Category Archives: In the Garden

Leaning Tower of Potatoes

Okay, so when most people say (write, text, etc.) “potato tower,” they’re referring to some variation on that time-honored tower-of-tires method, in which one continues to heap earth or straw around a growing spud, using a mounting stack of tires to hold said earth or straw in place, thus allowing more and more new spuds to form along the original’s ever-lengthening stem.

That method is not the subject of this post.

It isn’t that I have nothing to say about the tire-tower; I do, oh, I do. In fact, I have a rant building on the near-ubiquitous nature of this method and its variations (involving wire mesh, newspaper, cardboard boxes, tomato cages, reed mesh, and assorted combinations and permutations of the above), but that rant not having yet reached its finely honed apex, will have to wait. Or we must wait for it. Or something.

In the meantime, I shall try to subdue my rage, curb the temptation to rant, and discuss the other type of potato tower that is the subject of this post. I stumbled on it while mucking about on the web a few weeks back, first on, of all places, Popular Mechanics, and then elsewhere, including Mother Earth News and a blog that’s new to me, Mavis Butterfield’s One Hundred Dollars a Month.

In this version of the tower, you don’t rely on a few potatoes to fill the entire bin. Instead, you put in several layers of potatoes which then grow out the sides of the tower. Having had minimal success in the past with getting potatoes to sprout along a stem as it grows, and having in hand more seed potatoes than made sense, I decided to try this.

Aside from finding enough earth to fill the cylinder (mine must be almost a yard in diameter) this is an easy enough project, largely because I didn’t do it right. Everyone says to line the wire cylinder with straw. Not having any, I didn’t. Instead, I mixed the soil with generous amounts of coconut coir and spruce duff (the layer of decaying needles beneath the tree.) Both hold water beautifully, so I’m hoping the spuds within don’t suffer for lack of straw.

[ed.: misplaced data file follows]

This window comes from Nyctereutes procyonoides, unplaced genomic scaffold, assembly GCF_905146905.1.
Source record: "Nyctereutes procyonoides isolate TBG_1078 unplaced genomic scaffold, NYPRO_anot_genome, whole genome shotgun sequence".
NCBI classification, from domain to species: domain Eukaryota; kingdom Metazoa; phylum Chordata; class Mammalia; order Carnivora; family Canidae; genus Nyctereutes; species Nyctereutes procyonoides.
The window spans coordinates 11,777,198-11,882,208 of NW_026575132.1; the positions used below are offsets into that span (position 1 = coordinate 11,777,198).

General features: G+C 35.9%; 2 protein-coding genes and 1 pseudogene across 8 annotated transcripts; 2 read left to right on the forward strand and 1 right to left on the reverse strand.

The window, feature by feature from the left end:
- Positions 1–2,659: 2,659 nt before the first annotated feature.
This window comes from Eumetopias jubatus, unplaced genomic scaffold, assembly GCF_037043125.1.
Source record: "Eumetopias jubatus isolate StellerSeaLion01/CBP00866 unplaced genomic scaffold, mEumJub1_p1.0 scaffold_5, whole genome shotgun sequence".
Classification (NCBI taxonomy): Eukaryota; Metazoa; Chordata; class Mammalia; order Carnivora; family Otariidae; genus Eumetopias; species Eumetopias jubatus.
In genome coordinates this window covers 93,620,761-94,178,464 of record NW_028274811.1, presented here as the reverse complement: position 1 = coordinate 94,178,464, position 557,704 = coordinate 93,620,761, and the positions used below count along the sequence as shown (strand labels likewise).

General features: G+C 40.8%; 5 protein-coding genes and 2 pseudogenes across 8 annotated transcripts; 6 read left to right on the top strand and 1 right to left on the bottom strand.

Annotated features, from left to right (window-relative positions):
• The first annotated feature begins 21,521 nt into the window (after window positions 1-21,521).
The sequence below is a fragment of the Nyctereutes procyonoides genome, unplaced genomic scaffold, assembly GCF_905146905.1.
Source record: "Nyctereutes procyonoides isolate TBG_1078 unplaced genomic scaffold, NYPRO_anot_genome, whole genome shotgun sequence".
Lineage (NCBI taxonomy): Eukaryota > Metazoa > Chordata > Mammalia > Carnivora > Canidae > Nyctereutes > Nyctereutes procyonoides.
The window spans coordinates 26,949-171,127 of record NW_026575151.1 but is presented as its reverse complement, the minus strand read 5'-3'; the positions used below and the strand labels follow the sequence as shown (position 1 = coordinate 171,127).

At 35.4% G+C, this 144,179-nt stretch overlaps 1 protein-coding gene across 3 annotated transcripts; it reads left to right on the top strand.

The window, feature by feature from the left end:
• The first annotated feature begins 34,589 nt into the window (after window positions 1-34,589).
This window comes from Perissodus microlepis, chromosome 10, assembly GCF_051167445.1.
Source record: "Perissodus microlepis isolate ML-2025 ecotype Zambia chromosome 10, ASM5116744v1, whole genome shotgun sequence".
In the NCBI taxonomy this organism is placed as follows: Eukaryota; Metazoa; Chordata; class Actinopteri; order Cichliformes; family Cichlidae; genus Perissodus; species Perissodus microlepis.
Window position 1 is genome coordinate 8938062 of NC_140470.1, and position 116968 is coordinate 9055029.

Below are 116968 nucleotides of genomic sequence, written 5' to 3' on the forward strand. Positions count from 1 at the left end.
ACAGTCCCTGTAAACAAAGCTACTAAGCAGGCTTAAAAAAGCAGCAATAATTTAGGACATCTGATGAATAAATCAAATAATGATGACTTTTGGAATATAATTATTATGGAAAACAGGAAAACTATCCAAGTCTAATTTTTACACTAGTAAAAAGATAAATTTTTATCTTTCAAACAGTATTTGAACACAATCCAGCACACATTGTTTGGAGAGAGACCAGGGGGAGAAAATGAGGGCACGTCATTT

It has taken on a distinct tilt, as you see:leaning tower of potatoes

But there at the bottom—yes—a sprout!

first sprout

That was actually five days ago. The day after this one appeared, I saw another, and two days later a third. Then they started to appear at the top of the tower. So far those three are the only ones poking their leafy heads through the wire into the light, but I have my fingers crossed.


Return of the Shaggy Parasols

Chlorophyllum rachodes

IMyoung boletes

Last year, when I was at first too sick, then too discouraged, to do much in the garden, something magical happened: a second variety of edible mushrooms joined my dependable fairy ring crop, the Marasmius oreadesI wrote about four (four!) years ago in “Back Yard Mushrooms” (July 6, 2014).

The Marasmius oreades come up in two places in the yard, each in a wide curve that follows the arch of a tree root, each year that curve a bit wider, a few inches displaced from where it was the year before. They’re a small mushroom, delicate in appearance, in color, in flavor, excellent in an omelette.

But there’s nothing delicate about the newcomers, which appeared at both shaded, eastern corners of the garage, bulbus and flaky and dark, big even when small, if you know what I mean. Actually, they weren’t newcomers, having put in an appearance in force, ten years ago or so, but at that point I considered them merely a novelty, not having yet learned that an edible mushroom might grace my garden.

Last summer, however, I took steps, which of course consisted primarily of inviting over Sarah, the same friend who’d helped me I.D. the fairy ring mushrooms as an edible variety. This time, she looked at the lunkers bulging out of the dirt by the garage and said,

“They look—oh my gosh, they look like Shaggy Parasols.”

And so they proved to be. I got a number early summer, and through assiduous watering, was able to bring on a fall crop as well.